Meaning of Vintage Furniture
Shelter magazines promote vintage furniture in gorgeous displays, illustrated with interesting rooms that exude one-of-a-kind charm. But what is vintage furniture exactly? How is it different from antique furniture?
Basically, what is labeled vintage furniture is any piece that is between 30 to 100 years old. Furniture that is at least 100 years old is classified as antique. Newer vintage, like anything from the 1950s to 1980s, is generally thought of as retro within the vintage category, and any piece that dates from the '80s or later is just simply used furniture.
Furniture in the mid-century modern style has been enjoying a moment since the aughts of the 21st century; this would be correctly labeled both vintage and retro.
Simply being old does not make any furniture vintage in the technical sense, even though most people use the term old and vintage interchangeably. To earn the title "vintage, " the piece should also be an example of what defined a style of that period. For example, an Eames chair is a good example of vintage (or retro) furniture of the mid-century modern era. The piece does not have to belong to a well-known line or the best-known manufacturer. It simply has to exhibit the best characteristics of that era.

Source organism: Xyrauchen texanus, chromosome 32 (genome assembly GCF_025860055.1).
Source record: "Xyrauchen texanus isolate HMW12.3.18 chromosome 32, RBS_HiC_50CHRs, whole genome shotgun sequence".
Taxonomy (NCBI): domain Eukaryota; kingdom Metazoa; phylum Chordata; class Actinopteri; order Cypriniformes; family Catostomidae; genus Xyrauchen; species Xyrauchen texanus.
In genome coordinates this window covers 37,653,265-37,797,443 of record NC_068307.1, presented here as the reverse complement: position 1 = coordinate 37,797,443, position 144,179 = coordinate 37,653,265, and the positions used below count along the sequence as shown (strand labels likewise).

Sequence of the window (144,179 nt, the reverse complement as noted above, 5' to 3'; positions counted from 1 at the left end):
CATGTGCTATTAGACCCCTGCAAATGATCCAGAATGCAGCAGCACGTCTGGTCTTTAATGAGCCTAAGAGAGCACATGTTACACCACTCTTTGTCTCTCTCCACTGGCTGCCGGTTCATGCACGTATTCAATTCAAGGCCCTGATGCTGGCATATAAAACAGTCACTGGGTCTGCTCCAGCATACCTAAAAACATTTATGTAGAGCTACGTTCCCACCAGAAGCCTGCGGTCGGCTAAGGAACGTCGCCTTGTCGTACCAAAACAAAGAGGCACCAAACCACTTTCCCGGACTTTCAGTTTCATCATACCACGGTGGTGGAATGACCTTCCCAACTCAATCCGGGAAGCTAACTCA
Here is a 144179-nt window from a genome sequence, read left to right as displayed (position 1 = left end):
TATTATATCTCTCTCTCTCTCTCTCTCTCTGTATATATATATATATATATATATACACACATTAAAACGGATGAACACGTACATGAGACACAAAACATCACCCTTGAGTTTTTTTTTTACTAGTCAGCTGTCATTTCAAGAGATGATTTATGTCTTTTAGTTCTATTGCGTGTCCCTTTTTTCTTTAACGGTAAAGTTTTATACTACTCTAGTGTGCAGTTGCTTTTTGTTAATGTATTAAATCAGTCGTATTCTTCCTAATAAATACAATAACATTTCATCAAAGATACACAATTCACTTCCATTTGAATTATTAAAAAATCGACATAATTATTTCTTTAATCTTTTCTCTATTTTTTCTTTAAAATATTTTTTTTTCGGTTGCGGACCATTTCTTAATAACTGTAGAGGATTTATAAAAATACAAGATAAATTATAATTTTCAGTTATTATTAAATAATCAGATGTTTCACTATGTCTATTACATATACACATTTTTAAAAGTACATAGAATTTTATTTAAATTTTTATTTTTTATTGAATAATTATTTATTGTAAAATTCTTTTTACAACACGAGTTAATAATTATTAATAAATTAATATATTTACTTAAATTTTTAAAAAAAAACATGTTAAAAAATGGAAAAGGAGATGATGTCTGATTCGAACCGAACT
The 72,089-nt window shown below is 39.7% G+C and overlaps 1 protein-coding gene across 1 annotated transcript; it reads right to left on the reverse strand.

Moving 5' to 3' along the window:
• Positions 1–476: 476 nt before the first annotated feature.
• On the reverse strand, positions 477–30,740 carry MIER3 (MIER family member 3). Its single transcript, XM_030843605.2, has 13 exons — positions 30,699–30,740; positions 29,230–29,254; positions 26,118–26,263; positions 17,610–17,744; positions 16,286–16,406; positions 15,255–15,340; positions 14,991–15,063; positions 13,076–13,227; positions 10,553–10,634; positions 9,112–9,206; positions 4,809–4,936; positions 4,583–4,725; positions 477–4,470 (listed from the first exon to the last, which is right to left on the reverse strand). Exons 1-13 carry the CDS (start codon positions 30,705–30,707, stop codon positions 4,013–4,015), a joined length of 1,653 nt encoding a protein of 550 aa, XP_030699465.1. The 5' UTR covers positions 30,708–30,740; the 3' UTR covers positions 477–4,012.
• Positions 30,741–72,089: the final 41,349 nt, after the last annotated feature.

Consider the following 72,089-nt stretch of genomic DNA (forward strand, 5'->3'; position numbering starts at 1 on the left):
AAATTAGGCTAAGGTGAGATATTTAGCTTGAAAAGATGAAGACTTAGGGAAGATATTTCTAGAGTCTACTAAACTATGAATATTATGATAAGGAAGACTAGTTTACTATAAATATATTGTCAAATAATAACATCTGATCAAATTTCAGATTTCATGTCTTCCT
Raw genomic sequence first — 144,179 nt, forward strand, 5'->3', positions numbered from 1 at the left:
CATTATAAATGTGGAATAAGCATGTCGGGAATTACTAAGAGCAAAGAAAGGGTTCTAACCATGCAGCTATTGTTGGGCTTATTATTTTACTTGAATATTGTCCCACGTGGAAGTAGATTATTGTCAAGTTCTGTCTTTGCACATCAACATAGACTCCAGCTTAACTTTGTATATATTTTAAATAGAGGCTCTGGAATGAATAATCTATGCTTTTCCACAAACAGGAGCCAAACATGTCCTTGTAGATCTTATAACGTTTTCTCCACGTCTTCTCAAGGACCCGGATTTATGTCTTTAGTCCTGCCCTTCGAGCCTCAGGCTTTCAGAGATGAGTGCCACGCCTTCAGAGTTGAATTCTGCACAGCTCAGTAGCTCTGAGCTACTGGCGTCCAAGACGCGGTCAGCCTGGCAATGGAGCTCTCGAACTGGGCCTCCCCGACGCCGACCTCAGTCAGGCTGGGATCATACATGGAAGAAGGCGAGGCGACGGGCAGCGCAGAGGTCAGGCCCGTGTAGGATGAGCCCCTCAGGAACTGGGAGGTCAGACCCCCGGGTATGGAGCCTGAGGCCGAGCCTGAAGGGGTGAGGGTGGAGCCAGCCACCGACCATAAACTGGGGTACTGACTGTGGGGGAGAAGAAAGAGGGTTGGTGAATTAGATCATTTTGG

Vintage furniture is currently on trend, and there are several reasons for its popularity.
It Gives Your House a Unique Look
Vintage pieces become less commonly seen as time goes by, even pieces that were mass-produced and ubiquitous when they were new.
As a result, they become more unusual and give your decor individuality and style, maybe even a cool factor, that can't be achieved in a room furnished entirely with new pieces.
Since the vintage category covers several decades, you can either choose pieces all from one vintage/retro era, like mid-century modern, and re-create that style, right down to the accessories, or you can carefully curate a collection of vintage pieces from different eras that combine to make a harmonious and cohesive look.